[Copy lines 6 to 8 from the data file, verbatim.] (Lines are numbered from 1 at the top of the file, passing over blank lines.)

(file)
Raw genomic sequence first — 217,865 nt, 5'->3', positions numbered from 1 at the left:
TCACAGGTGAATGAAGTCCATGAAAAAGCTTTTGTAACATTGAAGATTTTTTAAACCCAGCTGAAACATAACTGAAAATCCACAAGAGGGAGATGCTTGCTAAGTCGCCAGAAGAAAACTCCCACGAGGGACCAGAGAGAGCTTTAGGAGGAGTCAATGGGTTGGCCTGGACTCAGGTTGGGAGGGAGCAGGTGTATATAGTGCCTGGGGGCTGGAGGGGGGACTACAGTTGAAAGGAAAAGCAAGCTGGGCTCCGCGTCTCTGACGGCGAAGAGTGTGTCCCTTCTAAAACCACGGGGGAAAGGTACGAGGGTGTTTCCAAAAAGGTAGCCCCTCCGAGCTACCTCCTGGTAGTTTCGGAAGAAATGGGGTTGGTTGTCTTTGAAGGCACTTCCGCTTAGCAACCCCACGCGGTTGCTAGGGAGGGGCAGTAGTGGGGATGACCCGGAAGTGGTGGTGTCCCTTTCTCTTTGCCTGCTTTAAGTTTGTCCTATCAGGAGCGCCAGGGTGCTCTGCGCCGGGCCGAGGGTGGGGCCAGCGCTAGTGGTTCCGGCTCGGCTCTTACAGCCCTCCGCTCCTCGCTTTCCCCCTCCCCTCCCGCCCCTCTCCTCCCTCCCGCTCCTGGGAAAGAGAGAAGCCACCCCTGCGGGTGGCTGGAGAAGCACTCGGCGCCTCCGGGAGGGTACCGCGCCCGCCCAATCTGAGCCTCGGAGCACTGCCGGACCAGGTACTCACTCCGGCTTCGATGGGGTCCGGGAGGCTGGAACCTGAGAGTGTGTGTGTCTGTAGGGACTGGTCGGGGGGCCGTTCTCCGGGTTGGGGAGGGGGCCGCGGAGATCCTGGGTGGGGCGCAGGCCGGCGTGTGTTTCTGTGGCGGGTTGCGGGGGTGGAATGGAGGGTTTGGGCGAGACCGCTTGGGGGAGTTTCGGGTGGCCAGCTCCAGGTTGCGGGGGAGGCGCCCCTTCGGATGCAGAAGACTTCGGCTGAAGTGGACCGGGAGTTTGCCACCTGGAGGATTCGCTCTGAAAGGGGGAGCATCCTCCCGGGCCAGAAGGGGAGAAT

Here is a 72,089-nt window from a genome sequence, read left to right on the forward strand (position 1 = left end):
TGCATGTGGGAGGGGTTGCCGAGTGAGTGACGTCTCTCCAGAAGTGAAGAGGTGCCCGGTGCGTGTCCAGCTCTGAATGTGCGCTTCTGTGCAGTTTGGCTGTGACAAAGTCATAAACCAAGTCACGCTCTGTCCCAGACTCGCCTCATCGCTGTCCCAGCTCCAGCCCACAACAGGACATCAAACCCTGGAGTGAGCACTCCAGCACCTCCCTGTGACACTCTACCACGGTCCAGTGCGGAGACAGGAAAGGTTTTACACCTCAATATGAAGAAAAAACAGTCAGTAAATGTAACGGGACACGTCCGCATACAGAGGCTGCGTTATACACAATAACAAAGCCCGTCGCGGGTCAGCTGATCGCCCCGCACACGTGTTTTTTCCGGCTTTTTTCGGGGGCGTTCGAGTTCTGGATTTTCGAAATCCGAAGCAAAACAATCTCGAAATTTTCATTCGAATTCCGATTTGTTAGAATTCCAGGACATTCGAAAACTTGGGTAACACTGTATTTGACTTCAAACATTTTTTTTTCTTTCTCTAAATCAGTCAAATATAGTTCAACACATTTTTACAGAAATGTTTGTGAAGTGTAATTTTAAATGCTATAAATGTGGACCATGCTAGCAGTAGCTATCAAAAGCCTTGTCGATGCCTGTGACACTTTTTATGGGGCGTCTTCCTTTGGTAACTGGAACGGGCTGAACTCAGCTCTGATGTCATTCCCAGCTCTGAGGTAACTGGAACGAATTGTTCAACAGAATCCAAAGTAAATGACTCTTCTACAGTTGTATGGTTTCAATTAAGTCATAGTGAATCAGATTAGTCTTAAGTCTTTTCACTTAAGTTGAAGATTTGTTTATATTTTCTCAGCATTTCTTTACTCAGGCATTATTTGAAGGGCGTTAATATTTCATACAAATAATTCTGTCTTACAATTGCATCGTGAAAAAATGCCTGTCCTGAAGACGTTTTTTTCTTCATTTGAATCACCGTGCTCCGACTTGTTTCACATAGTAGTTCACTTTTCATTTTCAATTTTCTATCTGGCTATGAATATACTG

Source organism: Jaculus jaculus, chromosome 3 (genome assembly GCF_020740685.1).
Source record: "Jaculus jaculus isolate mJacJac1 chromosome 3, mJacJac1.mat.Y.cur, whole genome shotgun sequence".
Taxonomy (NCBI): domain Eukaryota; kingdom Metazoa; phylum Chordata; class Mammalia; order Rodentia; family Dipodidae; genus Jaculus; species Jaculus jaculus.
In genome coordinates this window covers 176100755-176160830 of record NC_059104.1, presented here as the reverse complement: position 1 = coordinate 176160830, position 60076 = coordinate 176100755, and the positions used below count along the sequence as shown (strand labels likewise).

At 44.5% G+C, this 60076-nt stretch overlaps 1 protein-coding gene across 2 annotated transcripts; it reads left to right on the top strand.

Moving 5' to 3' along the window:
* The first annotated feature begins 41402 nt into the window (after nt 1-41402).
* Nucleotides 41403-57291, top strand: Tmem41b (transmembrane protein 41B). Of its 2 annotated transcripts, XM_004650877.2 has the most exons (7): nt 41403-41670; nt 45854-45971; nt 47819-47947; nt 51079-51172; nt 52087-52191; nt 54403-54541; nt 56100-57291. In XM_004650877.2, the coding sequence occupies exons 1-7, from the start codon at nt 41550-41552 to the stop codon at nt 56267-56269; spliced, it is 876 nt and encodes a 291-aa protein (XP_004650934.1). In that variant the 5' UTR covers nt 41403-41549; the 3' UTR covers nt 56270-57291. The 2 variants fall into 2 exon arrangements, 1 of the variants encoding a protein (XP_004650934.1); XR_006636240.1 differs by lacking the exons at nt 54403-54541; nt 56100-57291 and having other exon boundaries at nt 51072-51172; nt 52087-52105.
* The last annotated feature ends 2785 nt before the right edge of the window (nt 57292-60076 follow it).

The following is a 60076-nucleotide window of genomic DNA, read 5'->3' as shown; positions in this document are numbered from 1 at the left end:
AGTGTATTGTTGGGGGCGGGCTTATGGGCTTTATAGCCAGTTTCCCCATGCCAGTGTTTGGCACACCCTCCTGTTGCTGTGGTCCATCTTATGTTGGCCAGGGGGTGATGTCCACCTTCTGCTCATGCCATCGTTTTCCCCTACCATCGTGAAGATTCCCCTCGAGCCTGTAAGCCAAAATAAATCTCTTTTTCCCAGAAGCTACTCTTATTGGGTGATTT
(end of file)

Source record: "Jaculus jaculus isolate mJacJac1 chromosome 3, mJacJac1.mat.Y.cur, whole genome shotgun sequence".
Taxonomy (NCBI): domain Eukaryota; kingdom Metazoa; phylum Chordata; class Mammalia; order Rodentia; family Dipodidae; genus Jaculus; species Jaculus jaculus.
In genome coordinates this window covers 176100755-176160830 of record NC_059104.1, presented here as the reverse complement: position 1 = coordinate 176160830, position 60076 = coordinate 176100755, and the positions used below count along the sequence as shown (strand labels likewise).